Arabidopsis proteins with a transposon-related domain act in gene silencing

Nat Commun. 2017 May 3;8:15122. doi: 10.1038/ncomms15122.


Transposable elements (TEs) are prevalent in most eukaryotes, and host genomes have devised silencing strategies to rein in TE activity. One of these, transcriptional silencing, is generally associated with DNA methylation and short interfering RNAs. Here we show that the Arabidopsis genes MAIL1 and MAIN define an alternative silencing pathway independent of DNA methylation and short interfering RNAs. Mutants for MAIL1 or MAIN exhibit release of silencing and appear to show impaired condensation of pericentromeric heterochromatin. Phylogenetic analysis suggests not only that MAIL1 and MAIN encode a retrotransposon-related plant mobile domain, but also that host plant mobile domains were captured by DNA transposons during plant evolution. Our results reveal a role for Arabidopsis proteins with a transposon-related domain in gene silencing.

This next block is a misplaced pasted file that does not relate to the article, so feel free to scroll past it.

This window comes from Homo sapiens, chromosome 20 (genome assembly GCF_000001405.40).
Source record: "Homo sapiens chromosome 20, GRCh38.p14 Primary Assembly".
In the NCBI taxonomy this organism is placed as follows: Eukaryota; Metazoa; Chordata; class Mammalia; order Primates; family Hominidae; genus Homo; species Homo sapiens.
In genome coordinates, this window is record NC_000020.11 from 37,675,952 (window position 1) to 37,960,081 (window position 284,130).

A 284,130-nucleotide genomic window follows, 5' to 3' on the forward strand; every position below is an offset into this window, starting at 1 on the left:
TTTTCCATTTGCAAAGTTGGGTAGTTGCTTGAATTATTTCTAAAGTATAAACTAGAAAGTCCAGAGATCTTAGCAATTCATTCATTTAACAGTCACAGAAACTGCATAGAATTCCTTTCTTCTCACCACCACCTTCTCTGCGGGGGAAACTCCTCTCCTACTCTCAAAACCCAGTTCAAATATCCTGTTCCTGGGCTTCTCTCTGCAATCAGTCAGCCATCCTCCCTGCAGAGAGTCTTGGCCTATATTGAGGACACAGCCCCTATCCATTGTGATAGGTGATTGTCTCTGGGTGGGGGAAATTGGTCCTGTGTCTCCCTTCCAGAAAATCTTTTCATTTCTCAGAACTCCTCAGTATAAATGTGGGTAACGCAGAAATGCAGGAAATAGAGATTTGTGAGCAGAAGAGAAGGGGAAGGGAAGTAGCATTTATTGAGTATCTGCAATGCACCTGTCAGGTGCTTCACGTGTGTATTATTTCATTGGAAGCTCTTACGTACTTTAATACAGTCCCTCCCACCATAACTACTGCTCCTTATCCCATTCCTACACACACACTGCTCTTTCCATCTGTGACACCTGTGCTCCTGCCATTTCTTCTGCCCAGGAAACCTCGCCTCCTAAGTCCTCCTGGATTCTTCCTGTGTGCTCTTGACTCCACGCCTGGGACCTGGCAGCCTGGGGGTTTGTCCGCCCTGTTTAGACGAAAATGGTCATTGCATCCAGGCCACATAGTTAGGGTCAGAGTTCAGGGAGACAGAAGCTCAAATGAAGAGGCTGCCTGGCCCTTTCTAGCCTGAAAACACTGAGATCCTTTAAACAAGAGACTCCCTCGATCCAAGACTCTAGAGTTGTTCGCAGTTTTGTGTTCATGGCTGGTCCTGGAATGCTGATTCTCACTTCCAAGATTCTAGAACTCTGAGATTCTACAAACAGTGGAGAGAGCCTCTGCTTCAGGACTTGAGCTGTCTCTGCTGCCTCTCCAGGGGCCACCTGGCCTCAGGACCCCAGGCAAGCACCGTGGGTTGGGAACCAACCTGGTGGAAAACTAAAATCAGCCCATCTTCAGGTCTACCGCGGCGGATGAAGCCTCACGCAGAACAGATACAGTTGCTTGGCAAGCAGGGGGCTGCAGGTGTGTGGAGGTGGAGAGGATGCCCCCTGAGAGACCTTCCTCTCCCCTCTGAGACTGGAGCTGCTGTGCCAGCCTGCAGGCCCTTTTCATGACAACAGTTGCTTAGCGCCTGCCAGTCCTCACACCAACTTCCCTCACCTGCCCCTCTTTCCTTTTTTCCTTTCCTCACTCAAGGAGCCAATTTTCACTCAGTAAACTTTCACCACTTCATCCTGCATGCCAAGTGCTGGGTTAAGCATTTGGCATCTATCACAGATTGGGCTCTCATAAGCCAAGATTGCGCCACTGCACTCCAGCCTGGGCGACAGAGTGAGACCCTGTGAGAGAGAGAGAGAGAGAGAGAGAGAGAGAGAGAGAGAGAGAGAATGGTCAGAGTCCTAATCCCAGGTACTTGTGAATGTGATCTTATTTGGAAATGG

Publication types

  • Research Support, Non-U.S. Gov't

MeSH terms

  • Arabidopsis / genetics*
  • Arabidopsis Proteins / genetics*
  • Centromere / metabolism
  • DNA Methylation
  • DNA Transposable Elements / genetics*
  • Evolution, Molecular
  • Gene Silencing*
  • Heterochromatin / metabolism
  • Nuclear Proteins / genetics*
  • Protein Domains*
  • RNA, Small Interfering
  • Retroelements / genetics*


  • Arabidopsis Proteins
  • DNA Transposable Elements
  • Heterochromatin
  • MAIL1 protein, Arabidopsis
  • MAIN protein, Arabidopsis
  • Nuclear Proteins
  • RNA, Small Interfering
  • Retroelements